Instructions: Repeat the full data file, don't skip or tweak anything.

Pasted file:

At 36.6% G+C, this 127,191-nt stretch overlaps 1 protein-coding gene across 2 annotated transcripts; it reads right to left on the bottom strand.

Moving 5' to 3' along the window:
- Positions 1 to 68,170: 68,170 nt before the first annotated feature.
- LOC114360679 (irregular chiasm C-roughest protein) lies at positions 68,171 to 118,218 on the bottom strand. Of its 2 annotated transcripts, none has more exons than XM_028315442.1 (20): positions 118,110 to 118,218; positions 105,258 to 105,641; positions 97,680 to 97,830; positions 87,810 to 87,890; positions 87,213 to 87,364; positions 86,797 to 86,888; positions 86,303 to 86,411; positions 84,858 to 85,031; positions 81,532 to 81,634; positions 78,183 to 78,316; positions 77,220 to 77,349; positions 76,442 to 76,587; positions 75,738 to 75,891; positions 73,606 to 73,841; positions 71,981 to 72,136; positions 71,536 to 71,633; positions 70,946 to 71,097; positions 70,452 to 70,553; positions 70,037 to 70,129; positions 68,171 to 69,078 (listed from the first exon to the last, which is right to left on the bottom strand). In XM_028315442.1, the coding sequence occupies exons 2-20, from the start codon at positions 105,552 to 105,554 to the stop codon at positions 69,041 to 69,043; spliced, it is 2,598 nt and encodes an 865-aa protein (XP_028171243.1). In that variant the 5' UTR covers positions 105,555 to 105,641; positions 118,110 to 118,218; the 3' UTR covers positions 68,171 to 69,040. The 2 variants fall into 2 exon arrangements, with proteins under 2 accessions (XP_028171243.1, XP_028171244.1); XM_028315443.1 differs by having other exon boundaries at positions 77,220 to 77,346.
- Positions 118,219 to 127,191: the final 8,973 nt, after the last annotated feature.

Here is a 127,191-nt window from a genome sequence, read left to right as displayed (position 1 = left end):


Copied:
At 36.6% G+C, this 127,191-nt stretch overlaps 1 protein-coding gene across 2 annotated transcripts; it reads right to left on the bottom strand.

Moving 5' to 3' along the window:
- Positions 1 to 68,170: 68,170 nt before the first annotated feature.
- LOC114360679 (irregular chiasm C-roughest protein) lies at positions 68,171 to 118,218 on the bottom strand. Of its 2 annotated transcripts, none has more exons than XM_028315442.1 (20): positions 118,110 to 118,218; positions 105,258 to 105,641; positions 97,680 to 97,830; positions 87,810 to 87,890; positions 87,213 to 87,364; positions 86,797 to 86,888; positions 86,303 to 86,411; positions 84,858 to 85,031; positions 81,532 to 81,634; positions 78,183 to 78,316; positions 77,220 to 77,349; positions 76,442 to 76,587; positions 75,738 to 75,891; positions 73,606 to 73,841; positions 71,981 to 72,136; positions 71,536 to 71,633; positions 70,946 to 71,097; positions 70,452 to 70,553; positions 70,037 to 70,129; positions 68,171 to 69,078 (listed from the first exon to the last, which is right to left on the bottom strand). In XM_028315442.1, the coding sequence occupies exons 2-20, from the start codon at positions 105,552 to 105,554 to the stop codon at positions 69,041 to 69,043; spliced, it is 2,598 nt and encodes an 865-aa protein (XP_028171243.1). In that variant the 5' UTR covers positions 105,555 to 105,641; positions 118,110 to 118,218; the 3' UTR covers positions 68,171 to 69,040. The 2 variants fall into 2 exon arrangements, with proteins under 2 accessions (XP_028171243.1, XP_028171244.1); XM_028315443.1 differs by having other exon boundaries at positions 77,220 to 77,346.
- Positions 118,219 to 127,191: the final 8,973 nt, after the last annotated feature.

Here is a 127,191-nt window from a genome sequence, read left to right as displayed (position 1 = left end):